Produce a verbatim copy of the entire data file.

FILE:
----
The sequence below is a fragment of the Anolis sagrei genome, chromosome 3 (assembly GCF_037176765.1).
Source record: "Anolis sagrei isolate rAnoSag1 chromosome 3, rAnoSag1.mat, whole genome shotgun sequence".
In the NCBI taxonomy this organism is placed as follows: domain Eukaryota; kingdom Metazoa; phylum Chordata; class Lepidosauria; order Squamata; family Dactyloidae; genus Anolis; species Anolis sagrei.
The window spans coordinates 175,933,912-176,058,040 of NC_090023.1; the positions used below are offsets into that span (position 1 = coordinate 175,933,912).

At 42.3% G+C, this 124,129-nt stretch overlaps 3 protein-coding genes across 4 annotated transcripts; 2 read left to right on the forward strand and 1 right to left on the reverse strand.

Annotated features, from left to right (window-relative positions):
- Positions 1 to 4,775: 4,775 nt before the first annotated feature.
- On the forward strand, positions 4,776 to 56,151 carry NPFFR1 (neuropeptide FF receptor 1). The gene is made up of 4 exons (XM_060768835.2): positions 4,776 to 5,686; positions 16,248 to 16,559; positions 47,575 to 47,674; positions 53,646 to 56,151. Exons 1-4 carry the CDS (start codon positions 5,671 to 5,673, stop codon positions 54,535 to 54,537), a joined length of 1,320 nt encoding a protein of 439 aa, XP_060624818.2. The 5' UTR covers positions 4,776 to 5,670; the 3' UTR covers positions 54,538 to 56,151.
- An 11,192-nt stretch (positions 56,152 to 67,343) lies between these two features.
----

The sequence below is a fragment of the Anolis sagrei genome, chromosome 3 (assembly GCF_037176765.1).
Source record: "Anolis sagrei isolate rAnoSag1 chromosome 3, rAnoSag1.mat, whole genome shotgun sequence".
In the NCBI taxonomy this organism is placed as follows: domain Eukaryota; kingdom Metazoa; phylum Chordata; class Lepidosauria; order Squamata; family Dactyloidae; genus Anolis; species Anolis sagrei.
The window spans coordinates 175,933,912-176,058,040 of NC_090023.1; the positions used below are offsets into that span (position 1 = coordinate 175,933,912).

At 42.3% G+C, this 124,129-nt stretch overlaps 3 protein-coding genes across 4 annotated transcripts; 2 read left to right on the forward strand and 1 right to left on the reverse strand.

Annotated features, from left to right (window-relative positions):
- Positions 1 to 4,775: 4,775 nt before the first annotated feature.
- On the forward strand, positions 4,776 to 56,151 carry NPFFR1 (neuropeptide FF receptor 1). The gene is made up of 4 exons (XM_060768835.2): positions 4,776 to 5,686; positions 16,248 to 16,559; positions 47,575 to 47,674; positions 53,646 to 56,151. Exons 1-4 carry the CDS (start codon positions 5,671 to 5,673, stop codon positions 54,535 to 54,537), a joined length of 1,320 nt encoding a protein of 439 aa, XP_060624818.2. The 5' UTR covers positions 4,776 to 5,670; the 3' UTR covers positions 54,538 to 56,151.
- An 11,192-nt stretch (positions 56,152 to 67,343) lies between these two features.